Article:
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ACC Football Notebook

By Joedy McCreary
Associated Press
GREENSBORO ó John Swofford already faced Congress. This time, it was the media’s turn to grill him.
The Atlantic Coast Conference commissioner who’s entering the second year of his two-year term as Bowl Championship Series coordinator defended college football’s postseason as “very successful in what its goals are” and predicted very few tweaks for the new contracts that run through the 2013 season.
“In terms of the next five years, I think what we’re going to see is the BCS, by and large, as it is today, and then we’ll go from there,” Swofford told a packed conference room of reporters Sunday at the ACC’s media day.
“It’s not perfect. We know that. It is controversial. We know that,” he added. “But like it or not, I think it has reached its goals and what it’s there for.”
Those goals, Swofford said, are to match the Nos. 1 and 2 teams while maintaining the bowl system.
The oft-criticized BCS came under fire yet again this offseason when Sen. Orrin Hatch, R-Utah, sought hearings to look into antitrust issues surrounding the system. Utah went undefeated last season, but a pair of one-loss teams ó Florida and Oklahoma ó played for the title while the Utes wound up beating Alabama in the Sugar Bowl last January.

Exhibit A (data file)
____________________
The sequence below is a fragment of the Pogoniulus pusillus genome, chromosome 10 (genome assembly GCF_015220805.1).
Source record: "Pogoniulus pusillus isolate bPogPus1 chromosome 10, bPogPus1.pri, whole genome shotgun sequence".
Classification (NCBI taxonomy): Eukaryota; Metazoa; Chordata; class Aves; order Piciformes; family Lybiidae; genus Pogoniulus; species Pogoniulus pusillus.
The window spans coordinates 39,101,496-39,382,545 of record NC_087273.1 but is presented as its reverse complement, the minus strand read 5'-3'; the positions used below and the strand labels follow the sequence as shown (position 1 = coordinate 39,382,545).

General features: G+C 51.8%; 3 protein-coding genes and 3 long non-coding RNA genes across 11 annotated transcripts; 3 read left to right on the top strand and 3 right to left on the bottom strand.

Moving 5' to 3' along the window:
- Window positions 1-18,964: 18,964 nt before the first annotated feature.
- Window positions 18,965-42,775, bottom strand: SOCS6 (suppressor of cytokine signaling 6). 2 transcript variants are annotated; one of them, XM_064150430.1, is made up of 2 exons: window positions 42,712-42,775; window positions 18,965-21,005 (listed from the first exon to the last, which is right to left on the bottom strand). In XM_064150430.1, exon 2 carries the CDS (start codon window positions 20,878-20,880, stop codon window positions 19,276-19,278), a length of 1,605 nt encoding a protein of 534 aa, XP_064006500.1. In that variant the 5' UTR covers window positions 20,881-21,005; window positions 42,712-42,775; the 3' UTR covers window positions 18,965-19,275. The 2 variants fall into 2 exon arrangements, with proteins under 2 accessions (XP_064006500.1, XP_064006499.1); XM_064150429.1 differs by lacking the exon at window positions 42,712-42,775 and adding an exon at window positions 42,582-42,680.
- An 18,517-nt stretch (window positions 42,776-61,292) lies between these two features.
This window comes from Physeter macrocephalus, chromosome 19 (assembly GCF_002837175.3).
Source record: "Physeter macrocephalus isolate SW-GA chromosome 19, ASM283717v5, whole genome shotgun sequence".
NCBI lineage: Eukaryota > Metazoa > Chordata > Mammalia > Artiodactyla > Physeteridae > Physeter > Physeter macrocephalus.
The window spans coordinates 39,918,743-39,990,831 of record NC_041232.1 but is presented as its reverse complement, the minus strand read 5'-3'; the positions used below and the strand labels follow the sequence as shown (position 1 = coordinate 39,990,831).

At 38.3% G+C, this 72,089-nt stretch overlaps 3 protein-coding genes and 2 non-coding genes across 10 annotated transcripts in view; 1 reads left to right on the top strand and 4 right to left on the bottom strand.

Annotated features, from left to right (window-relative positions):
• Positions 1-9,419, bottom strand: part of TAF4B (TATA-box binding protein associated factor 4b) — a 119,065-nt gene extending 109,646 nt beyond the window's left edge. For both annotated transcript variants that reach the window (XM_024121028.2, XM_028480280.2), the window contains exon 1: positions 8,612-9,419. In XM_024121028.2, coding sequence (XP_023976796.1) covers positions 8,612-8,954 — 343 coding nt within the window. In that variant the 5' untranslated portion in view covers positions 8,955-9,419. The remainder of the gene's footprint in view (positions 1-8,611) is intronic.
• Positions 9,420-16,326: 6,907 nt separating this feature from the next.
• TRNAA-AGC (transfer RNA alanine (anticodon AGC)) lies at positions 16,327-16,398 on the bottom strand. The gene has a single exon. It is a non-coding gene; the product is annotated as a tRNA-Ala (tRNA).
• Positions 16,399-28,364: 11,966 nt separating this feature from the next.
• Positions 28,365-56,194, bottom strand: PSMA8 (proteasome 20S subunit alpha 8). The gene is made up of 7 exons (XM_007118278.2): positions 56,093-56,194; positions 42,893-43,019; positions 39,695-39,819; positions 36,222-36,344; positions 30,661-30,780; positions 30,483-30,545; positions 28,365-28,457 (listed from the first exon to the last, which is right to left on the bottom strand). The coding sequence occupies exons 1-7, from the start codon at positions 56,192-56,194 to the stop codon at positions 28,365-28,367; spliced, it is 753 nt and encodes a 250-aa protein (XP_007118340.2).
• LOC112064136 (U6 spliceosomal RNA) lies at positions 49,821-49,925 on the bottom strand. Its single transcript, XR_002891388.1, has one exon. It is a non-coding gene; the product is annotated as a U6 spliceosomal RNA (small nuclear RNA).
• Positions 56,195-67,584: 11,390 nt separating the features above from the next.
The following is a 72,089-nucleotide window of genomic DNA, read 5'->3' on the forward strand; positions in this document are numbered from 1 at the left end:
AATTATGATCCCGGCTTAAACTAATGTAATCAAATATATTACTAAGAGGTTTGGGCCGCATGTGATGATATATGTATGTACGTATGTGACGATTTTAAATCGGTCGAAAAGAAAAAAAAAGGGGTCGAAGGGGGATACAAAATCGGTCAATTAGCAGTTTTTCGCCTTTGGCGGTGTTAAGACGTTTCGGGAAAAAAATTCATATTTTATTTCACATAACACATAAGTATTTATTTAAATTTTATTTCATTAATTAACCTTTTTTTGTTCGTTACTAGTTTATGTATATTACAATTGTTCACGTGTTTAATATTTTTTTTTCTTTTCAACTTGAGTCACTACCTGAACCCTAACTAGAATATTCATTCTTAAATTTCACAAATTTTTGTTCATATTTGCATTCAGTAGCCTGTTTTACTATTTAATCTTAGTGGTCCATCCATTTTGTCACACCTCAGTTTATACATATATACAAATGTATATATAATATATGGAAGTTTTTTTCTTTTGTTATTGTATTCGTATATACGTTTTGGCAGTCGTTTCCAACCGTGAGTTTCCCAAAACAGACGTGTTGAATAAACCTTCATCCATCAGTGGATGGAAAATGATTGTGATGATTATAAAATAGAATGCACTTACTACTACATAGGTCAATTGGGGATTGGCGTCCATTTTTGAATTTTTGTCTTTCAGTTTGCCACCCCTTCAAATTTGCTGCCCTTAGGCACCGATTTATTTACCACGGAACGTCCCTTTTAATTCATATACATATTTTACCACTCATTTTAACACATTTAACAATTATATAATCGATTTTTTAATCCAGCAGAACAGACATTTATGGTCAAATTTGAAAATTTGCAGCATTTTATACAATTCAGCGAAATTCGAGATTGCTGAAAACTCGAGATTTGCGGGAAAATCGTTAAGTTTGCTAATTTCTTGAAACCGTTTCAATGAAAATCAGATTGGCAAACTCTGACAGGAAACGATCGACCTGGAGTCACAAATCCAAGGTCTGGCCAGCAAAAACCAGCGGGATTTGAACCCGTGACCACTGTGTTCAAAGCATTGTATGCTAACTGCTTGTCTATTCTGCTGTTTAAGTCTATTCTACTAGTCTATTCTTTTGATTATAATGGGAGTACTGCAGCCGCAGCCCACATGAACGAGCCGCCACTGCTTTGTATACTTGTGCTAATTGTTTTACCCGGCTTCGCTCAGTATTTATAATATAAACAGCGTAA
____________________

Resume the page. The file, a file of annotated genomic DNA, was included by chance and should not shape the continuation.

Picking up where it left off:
Since then, Mountain West commissioner Craig Thompson has been lobbying Congress, BCS administrators and college football’s 10 other conferences for a revamped playoff system.
“This spring, a number of proposals from the Mountain West Conference, quite frankly, many of (them) had already been talked about, and there was not support for” them, Swofford said. “There simply was not support for the kind of change that was being proposed, so I think what you’re seeing is, within the (Bowl Subdivision) conferences that play at this level, at least 10 of those conferences are supportive of, fundamentally, the current format.”
Swofford’s tenure as BCS coordinator ends after the national title game, set for Jan. 7 in Pasadena, Calif.

BC’S MENTOR: Nothing is keeping Mark Herzlich from keeping himself involved with Boston College’s program. Not even cancer.
The reigning ACC defensive player of the year is sitting out this season while he undergoes treatment for Ewing’s sarcoma, but center Matt Tennant says the star linebacker instead has become something of a mentor to the Eagles’ more inexperienced players.
“He’s going to provide a lot of leadership to the younger linebackers,” Tennant said. “And it also shows some of the younger guys on the team that, ‘Listen, I’m here going through all this (treatment) right now, but I’m still dedicated to this school.’ That really speaks to his character.”

BMOC?: T.J. Yates never has to worry too much about being recognized on North Carolina’s campus ó even after helping lead the Tar Heels back to a bowl game.
That’s because Chapel Hill is a town where basketball seemingly always will be king even after Tyler Hansbrough, Ty Lawson, Wayne Ellington and Danny Green have left town after delivering the Tar Heels another NCAA tournament title.
“Basketball players on campus are like gods. Especially Hansbrough,” Yates said with a smile. “We’ve got the helmets on. People don’t know what we look like.”

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